mike coupe
Mike Coupe, chief executive of Sainsbury's, said there would be no store closures. Reuters

Sainsbury's has agreed to buy Asda for £7.3 billion ($10.1 billion) in cash and stock in a deal that would create Britain's largest supermarket chain and marks a profound shift in the country's grocery market.

The deal combines Britain's second- and third-largest supermarket chains, giving the combined company 31.4 percent of the market and putting it ahead of the current leader, Tesco, which has 27.6 percent, according to data from Kantar Worldpanel.

The company will retain both the Sainsbury's and Asda brands - representing nearly £1 in every £3 spent on groceries - and there are no plans to close any of its more than 2,800 stores, the companies said Monday. They aim to lower retail prices as much as 10 percent as a result of the deal.

"This is a transformational opportunity to create a new force in UK retail," Sainsbury's CEO Mike Coupe said.

The move underscores the intense competition in Britain's grocery market as discounters take market share from traditional chains such as Sainsbury's and Tesco. Asda, Walmart's UK unit, has a strong presence in the north of England and Sainsbury's in the south.

The Bentonville, Arkansas-based Walmart Inc., meanwhile, is building fewer big stores and focusing more on internet businesses in an effort to compete for the online shoppers who use Amazon.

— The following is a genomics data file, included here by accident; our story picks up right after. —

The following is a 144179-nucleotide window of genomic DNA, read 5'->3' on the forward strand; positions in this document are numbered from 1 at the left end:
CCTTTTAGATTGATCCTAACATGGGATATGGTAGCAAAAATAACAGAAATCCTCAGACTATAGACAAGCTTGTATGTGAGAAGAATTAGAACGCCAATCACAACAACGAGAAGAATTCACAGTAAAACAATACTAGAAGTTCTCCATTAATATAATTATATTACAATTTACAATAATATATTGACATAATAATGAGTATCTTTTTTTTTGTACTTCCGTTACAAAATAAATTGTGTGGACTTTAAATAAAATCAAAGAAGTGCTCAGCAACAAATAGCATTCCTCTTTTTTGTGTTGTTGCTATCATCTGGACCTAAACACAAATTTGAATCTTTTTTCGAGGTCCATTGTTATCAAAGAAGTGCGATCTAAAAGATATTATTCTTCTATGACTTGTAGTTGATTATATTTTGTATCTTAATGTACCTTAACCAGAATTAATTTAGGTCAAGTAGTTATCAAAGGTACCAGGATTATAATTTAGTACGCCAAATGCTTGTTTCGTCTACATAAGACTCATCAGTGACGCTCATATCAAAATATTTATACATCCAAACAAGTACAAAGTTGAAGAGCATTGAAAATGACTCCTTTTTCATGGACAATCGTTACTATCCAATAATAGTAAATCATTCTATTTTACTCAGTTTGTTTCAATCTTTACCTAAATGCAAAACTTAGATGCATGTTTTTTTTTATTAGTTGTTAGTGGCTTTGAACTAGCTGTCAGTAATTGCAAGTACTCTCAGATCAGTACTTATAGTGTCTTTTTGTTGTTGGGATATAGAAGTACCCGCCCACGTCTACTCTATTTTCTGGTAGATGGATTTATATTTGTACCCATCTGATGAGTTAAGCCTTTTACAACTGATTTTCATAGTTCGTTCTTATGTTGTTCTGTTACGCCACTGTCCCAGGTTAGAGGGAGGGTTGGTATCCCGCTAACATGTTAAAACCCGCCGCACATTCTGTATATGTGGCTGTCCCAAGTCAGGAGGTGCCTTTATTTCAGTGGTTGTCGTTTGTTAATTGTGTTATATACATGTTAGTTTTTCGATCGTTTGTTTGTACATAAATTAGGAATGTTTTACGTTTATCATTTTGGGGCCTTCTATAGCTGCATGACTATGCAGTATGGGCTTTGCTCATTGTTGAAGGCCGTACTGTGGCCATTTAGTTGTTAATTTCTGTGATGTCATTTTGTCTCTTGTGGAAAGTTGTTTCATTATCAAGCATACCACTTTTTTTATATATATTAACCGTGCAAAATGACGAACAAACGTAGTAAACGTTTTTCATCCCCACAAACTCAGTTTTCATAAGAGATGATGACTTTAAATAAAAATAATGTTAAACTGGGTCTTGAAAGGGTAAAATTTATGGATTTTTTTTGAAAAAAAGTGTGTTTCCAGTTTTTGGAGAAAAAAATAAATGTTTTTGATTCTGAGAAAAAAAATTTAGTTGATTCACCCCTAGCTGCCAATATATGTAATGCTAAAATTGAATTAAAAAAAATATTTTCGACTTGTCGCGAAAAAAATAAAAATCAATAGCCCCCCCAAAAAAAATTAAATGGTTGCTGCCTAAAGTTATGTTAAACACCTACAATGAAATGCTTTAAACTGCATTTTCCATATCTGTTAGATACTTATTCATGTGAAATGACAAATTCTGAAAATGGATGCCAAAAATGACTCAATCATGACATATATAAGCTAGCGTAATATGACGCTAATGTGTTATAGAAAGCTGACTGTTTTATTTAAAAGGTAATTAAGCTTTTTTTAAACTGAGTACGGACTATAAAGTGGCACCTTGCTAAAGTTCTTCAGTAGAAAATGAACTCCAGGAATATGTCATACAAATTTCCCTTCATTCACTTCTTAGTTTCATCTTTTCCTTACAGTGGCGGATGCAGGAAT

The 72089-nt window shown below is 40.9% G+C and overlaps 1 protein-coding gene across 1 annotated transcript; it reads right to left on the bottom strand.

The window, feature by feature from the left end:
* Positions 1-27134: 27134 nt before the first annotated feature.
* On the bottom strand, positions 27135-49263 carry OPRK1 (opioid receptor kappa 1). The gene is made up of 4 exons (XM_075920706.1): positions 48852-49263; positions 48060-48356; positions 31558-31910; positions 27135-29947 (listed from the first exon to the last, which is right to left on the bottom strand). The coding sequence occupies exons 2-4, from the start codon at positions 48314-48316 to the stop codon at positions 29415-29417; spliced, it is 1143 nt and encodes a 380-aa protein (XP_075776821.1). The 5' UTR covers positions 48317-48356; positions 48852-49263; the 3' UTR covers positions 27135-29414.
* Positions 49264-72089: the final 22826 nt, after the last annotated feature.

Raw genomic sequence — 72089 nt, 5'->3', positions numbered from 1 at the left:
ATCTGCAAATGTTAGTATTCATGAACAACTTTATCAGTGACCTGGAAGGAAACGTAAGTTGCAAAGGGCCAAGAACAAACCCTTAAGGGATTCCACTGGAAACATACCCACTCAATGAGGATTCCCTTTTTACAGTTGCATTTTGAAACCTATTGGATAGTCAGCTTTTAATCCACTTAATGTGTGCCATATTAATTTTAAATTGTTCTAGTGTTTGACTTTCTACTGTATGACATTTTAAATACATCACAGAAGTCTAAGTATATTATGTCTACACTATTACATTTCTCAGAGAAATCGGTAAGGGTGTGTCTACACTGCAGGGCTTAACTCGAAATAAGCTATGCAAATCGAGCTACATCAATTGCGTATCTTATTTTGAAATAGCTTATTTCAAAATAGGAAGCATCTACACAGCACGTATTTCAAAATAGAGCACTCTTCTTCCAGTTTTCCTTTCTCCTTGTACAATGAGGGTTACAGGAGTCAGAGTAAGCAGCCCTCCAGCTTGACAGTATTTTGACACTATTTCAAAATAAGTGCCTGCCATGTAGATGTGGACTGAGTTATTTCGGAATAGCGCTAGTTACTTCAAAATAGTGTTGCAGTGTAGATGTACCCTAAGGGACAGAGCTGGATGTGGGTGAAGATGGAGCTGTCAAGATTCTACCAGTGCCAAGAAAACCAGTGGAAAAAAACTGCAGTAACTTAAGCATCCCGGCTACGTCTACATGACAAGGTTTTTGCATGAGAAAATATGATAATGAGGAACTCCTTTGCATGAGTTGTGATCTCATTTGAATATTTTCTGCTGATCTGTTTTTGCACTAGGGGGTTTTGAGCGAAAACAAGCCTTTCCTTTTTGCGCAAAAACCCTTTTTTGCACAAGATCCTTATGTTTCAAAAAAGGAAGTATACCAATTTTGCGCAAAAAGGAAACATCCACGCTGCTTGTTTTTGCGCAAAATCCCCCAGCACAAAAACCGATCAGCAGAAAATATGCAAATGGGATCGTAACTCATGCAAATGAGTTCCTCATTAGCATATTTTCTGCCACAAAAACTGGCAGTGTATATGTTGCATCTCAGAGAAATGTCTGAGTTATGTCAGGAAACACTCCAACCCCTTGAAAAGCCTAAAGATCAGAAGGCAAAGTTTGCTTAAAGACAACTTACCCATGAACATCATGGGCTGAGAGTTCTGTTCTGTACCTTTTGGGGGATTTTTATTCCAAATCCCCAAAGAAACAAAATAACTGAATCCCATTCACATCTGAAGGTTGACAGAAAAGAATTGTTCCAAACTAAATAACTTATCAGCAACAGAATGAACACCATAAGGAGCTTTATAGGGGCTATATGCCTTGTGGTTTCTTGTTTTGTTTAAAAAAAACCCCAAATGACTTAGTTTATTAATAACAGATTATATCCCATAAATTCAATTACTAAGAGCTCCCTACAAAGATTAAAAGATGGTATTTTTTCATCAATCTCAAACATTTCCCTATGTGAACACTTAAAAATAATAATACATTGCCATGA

J Sainsbury plc, the chain's corporate name, says Walmart will receive £4.3 billion worth of Sainsbury's stock and £2.98 billion in cash. Walmart will own 42 percent of the combined company. Sainsbury's said the deal will produce costs savings of at least £500 million ($688 million) due to increased efficiency.

Coupe described the deal as being "designed for a new era" of retailing, bringing scale in clothing and general merchandise.

Britain's Competition and Markets Authority said it will "likely" assess whether the deal could reduce competition and choice for shoppers.

The Labour Party's business spokeswoman, Rebecca Long-Bailey, has already called for an investigation of the proposed deal.

The merger risks "squeezing what little competition there is in the groceries market even further," Long-Bailey told the BBC on Saturday when the news of a possible deal first emerged.

Richard Lim, the chief executive of research group Retail Economics, described the deal as a "game changer" in the industry.

"The potential tie-up could deliver price reductions across a range of products, putting it in a position to challenge Tesco and the discounters head-on," he said in a statement. "Serving customers 'whenever and wherever they want' would take a giant leap forward with expertise in digital technology dovetailing with an expansive store estate."